American Heritage® Dictionary of the English Language, Fourth Edition
- adj. Relating to or having an effect on disposition or settlement, especially of a legal case or will.
Century Dictionary and Cyclopedia
- Relating to disposal; disposing or regulating.
- Pertaining to inclination or natural disposition.
GNU Webster's 1913
- adj. obsolete Disposing; tending to regulate; decretive.
- adj. obsolete Belonging to disposition or natural, tendency.
- From Middle French dispositif and its source, Latin dispositus. (Wiktionary)
“If I understand it correctly, the judge's ruling appears to be premised on the notion that the word "dispositive" in section 948dc means "necessary," and that the military commission itself is not the sort of "competent tribunal" described in that section.”
“COL Brownbeck's opinion doesn't make clear how Congress intended the Commission process to differ from standard courts-martial, other than the self-evident post-2006 CSRT "dispositive" exception.”
“In that case, we held that a public use had occurred, finding "dispositive" the fact that the patentee”
“So Congress said that the kangaroo CSRTs were "dispositive" on status, although we have since had courts rule that, CSRT notwithstanding, the people before the courts were NEVER combatants much less enemy combatant much less unlawful (illegal or unprivileged) combatants”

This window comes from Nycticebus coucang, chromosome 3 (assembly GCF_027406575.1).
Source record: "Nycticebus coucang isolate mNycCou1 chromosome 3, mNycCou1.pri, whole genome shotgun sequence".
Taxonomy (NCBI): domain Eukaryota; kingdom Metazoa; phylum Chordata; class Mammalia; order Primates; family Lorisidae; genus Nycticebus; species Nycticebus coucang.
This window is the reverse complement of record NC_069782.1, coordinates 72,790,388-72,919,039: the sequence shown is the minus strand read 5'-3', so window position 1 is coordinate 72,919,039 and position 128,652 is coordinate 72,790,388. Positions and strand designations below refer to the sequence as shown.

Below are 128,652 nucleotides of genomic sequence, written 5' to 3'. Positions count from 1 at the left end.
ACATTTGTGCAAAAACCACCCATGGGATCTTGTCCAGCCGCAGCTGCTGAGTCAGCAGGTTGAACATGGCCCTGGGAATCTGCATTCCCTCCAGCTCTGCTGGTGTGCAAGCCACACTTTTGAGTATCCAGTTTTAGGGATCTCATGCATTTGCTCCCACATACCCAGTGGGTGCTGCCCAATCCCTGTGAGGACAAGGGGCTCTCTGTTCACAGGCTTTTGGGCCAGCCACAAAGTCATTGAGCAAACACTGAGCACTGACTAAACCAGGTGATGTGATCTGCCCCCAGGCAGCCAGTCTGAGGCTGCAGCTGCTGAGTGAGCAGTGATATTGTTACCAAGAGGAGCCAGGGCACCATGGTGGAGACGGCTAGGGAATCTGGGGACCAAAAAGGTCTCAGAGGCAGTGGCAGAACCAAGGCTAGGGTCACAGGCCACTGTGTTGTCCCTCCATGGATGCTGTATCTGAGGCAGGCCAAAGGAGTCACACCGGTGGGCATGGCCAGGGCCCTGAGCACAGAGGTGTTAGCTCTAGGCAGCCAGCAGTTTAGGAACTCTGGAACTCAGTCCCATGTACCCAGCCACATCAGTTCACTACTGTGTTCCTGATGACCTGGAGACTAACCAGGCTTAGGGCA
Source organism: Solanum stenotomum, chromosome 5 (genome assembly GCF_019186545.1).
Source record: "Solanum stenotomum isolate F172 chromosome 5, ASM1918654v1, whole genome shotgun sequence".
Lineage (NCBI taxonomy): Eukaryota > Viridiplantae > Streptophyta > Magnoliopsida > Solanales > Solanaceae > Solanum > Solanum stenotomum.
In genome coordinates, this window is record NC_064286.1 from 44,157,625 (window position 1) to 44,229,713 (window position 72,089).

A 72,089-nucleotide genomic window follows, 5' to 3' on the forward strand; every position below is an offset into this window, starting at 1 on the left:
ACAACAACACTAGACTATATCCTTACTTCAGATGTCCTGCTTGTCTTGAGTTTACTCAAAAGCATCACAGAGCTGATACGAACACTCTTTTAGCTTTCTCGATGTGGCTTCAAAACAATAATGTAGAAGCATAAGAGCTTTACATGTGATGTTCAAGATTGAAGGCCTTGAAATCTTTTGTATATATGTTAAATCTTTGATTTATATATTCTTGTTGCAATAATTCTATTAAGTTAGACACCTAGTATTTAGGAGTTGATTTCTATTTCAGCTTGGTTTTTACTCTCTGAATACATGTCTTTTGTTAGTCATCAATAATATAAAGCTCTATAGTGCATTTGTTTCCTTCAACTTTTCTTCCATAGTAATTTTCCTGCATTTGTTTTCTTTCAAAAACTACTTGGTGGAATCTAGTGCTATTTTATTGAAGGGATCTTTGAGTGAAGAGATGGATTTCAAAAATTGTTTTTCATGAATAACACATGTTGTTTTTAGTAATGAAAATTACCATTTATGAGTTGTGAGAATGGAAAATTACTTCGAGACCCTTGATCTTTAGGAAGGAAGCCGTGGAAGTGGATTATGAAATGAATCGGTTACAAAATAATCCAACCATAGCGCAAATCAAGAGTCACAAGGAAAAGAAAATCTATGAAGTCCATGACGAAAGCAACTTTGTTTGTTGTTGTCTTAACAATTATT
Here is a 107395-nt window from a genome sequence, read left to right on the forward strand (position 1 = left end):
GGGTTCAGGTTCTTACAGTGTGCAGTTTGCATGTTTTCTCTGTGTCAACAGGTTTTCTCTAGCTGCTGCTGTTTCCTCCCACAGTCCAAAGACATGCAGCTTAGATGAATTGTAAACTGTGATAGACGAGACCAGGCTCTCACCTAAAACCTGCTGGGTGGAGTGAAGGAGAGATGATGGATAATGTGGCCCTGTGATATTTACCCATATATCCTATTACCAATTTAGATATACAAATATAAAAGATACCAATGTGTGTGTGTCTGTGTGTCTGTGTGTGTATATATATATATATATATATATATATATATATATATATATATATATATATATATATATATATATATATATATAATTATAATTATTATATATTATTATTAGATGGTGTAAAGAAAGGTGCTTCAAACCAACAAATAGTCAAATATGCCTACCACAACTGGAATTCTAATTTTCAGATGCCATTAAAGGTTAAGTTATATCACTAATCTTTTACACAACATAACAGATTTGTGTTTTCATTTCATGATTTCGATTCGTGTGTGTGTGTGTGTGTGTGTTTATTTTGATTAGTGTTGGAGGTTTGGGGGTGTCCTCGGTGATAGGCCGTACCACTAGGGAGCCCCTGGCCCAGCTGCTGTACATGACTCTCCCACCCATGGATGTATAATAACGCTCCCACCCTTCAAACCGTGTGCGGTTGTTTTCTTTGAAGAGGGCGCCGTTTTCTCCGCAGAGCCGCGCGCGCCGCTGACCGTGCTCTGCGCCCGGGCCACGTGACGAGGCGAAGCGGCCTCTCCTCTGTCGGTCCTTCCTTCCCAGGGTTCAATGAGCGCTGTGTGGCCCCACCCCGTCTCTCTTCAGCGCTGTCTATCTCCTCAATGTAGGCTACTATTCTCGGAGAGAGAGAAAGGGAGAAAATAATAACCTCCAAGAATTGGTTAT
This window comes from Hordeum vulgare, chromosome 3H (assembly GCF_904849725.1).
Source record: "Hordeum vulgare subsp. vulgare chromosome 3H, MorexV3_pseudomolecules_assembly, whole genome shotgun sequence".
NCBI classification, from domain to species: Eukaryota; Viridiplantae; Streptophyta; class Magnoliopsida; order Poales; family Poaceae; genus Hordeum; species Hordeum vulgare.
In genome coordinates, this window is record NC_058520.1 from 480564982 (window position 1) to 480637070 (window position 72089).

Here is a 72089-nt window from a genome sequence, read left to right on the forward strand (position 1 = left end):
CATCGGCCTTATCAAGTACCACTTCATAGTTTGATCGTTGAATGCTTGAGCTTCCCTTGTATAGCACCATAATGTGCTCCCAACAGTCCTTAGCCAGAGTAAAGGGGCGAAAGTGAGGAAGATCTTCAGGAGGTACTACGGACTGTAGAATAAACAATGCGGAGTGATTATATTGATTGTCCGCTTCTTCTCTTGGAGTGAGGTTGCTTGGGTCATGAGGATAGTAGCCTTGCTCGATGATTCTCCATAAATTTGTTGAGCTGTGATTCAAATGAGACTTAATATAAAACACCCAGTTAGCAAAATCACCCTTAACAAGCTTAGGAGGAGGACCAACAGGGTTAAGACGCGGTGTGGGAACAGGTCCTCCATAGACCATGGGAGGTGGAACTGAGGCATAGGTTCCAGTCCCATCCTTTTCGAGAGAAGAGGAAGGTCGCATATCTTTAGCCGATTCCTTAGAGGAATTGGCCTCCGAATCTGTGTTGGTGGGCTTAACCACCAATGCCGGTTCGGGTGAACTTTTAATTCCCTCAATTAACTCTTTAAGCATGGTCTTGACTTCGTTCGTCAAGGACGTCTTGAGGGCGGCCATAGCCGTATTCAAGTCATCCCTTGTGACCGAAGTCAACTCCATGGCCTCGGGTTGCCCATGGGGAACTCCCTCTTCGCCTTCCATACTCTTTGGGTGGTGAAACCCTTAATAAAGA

“The fact that you've been a judge is not dispositive.”
“Quantitative data are relevant (e.g., population density is the single most important factor in assessing park needs; spending per capita is more revealing than acreage per capita) but never dispositive.”
“If Lieberman's staff had done a bit of research on this, they'd notice that many of the things listed in 8 U.S.C. § 1481 actually don't operate to automatically strip citizenship, absent the dispositive element of "assent" to voluntarily give up your citizenship (e.g. serving in a foreign military, taking a foreign nation's oath of allegiance, etc.).”
“I don't think it's going to be a dispositive issue in the election.”
“If these small, technical matters are dispositive for you, then I urge you to get out of the house more often.”
“The information available is far from dispositive, and one should be cautious not to treat speculation as if it were established fact.”
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A list of words that are odd or words that I have looked up.
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A list of words whose meanings I am learning, either because a) I don't know the meaning b) I know the meaning, but could stand to better appreciate certain inflections or secondary meanings or c) ...
A roster of adjectives that infrequently surface in typical conversation and writing. Many are dredged from scientific or other technical jargon or sieved from examples of disused archaic forms.
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